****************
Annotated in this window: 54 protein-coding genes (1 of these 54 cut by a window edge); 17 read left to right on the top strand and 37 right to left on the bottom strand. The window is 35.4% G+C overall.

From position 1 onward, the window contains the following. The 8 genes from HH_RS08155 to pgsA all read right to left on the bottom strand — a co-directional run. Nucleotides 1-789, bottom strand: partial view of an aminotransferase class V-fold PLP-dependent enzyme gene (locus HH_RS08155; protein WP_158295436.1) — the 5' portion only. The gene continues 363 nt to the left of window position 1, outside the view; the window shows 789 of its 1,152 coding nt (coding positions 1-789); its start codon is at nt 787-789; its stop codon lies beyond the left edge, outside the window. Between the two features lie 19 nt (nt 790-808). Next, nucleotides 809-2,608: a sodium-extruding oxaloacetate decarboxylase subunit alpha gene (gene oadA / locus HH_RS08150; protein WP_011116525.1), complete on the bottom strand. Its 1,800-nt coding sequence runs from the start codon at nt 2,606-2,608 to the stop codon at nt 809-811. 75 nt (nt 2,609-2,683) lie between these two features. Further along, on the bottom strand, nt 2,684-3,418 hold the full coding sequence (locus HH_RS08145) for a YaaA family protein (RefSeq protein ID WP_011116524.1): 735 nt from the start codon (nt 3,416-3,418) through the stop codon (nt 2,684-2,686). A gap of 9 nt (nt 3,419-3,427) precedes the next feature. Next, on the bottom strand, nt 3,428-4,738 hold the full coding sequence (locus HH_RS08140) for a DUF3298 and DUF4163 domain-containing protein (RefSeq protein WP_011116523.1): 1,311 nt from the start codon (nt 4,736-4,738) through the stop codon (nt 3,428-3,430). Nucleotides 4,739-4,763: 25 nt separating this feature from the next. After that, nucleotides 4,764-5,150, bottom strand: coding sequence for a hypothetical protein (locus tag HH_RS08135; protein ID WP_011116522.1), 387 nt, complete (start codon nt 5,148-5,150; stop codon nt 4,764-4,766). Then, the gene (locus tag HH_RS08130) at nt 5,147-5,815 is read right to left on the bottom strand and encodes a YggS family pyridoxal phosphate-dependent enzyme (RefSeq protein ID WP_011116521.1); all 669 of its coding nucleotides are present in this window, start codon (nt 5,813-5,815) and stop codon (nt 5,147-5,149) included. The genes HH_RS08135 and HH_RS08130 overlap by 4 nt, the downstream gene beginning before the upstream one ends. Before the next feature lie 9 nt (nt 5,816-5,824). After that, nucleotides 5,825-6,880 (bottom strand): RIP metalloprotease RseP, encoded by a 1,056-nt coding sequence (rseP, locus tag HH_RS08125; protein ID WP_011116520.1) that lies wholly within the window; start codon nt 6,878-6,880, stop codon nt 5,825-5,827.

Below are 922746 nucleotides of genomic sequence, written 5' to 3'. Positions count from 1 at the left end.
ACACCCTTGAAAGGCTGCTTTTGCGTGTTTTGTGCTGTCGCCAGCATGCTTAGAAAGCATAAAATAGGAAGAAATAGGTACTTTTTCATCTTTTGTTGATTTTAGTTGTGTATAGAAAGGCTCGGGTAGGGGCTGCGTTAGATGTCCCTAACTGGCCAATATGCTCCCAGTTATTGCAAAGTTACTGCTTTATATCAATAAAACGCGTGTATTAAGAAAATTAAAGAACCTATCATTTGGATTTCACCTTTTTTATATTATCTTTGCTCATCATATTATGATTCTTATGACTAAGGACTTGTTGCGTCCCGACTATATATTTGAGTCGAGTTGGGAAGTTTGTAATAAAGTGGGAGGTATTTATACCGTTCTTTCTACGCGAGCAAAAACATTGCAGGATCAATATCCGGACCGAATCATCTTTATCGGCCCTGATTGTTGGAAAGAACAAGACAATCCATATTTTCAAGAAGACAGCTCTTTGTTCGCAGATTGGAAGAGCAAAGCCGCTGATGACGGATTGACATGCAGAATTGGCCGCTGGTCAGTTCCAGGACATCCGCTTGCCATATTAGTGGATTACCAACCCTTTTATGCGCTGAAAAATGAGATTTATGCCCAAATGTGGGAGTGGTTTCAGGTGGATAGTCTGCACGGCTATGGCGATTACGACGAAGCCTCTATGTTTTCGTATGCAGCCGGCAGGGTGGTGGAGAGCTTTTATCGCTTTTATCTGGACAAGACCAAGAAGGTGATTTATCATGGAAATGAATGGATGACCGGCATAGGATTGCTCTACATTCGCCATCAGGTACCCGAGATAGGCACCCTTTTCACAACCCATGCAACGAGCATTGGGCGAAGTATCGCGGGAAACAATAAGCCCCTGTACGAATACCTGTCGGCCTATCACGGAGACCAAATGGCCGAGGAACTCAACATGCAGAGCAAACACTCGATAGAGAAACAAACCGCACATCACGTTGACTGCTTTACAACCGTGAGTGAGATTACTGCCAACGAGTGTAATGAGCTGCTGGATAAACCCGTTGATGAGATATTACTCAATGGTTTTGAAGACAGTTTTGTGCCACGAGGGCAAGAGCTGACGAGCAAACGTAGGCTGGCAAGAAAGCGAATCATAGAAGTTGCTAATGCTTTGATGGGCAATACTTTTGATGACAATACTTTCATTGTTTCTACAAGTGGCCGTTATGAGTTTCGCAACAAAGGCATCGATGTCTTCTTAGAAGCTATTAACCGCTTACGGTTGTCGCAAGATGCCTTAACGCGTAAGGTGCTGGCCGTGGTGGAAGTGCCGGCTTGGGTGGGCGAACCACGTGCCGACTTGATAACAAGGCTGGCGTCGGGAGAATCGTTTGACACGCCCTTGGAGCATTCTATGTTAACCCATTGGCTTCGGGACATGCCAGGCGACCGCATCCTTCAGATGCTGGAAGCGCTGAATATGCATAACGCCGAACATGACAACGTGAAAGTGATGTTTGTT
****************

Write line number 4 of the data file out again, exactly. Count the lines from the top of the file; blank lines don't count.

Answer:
ACACCCTTGAAAGGCTGCTTTTGCGTGTTTTGTGCTGTCGCCAGCATGCTTAGAAAGCATAAAATAGGAAGAAATAGGTACTTTTTCATCTTTTGTTGATTTTAGTTGTGTATAGAAAGGCTCGGGTAGGGGCTGCGTTAGATGTCCCTAACTGGCCAATATGCTCCCAGTTATTGCAAAGTTACTGCTTTATATCAATAAAACGCGTGTATTAAGAAAATTAAAGAACCTATCATTTGGATTTCACCTTTTTTATATTATCTTTGCTCATCATATTATGATTCTTATGACTAAGGACTTGTTGCGTCCCGACTATATATTTGAGTCGAGTTGGGAAGTTTGTAATAAAGTGGGAGGTATTTATACCGTTCTTTCTACGCGAGCAAAAACATTGCAGGATCAATATCCGGACCGAATCATCTTTATCGGCCCTGATTGTTGGAAAGAACAAGACAATCCATATTTTCAAGAAGACAGCTCTTTGTTCGCAGATTGGAAGAGCAAAGCCGCTGATGACGGATTGACATGCAGAATTGGCCGCTGGTCAGTTCCAGGACATCCGCTTGCCATATTAGTGGATTACCAACCCTTTTATGCGCTGAAAAATGAGATTTATGCCCAAATGTGGGAGTGGTTTCAGGTGGATAGTCTGCACGGCTATGGCGATTACGACGAAGCCTCTATGTTTTCGTATGCAGCCGGCAGGGTGGTGGAGAGCTTTTATCGCTTTTATCTGGACAAGACCAAGAAGGTGATTTATCATGGAAATGAATGGATGACCGGCATAGGATTGCTCTACATTCGCCATCAGGTACCCGAGATAGGCACCCTTTTCACAACCCATGCAACGAGCATTGGGCGAAGTATCGCGGGAAACAATAAGCCCCTGTACGAATACCTGTCGGCCTATCACGGAGACCAAATGGCCGAGGAACTCAACATGCAGAGCAAACACTCGATAGAGAAACAAACCGCACATCACGTTGACTGCTTTACAACCGTGAGTGAGATTACTGCCAACGAGTGTAATGAGCTGCTGGATAAACCCGTTGATGAGATATTACTCAATGGTTTTGAAGACAGTTTTGTGCCACGAGGGCAAGAGCTGACGAGCAAACGTAGGCTGGCAAGAAAGCGAATCATAGAAGTTGCTAATGCTTTGATGGGCAATACTTTTGATGACAATACTTTCATTGTTTCTACAAGTGGCCGTTATGAGTTTCGCAACAAAGGCATCGATGTCTTCTTAGAAGCTATTAACCGCTTACGGTTGTCGCAAGATGCCTTAACGCGTAAGGTGCTGGCCGTGGTGGAAGTGCCGGCTTGGGTGGGCGAACCACGTGCCGACTTGATAACAAGGCTGGCGTCGGGAGAATCGTTTGACACGCCCTTGGAGCATTCTATGTTAACCCATTGGCTTCGGGACATGCCAGGCGACCGCATCCTTCAGATGCTGGAAGCGCTGAATATGCATAACGCCGAACATGACAACGTGAAAGTGATGTTTGTT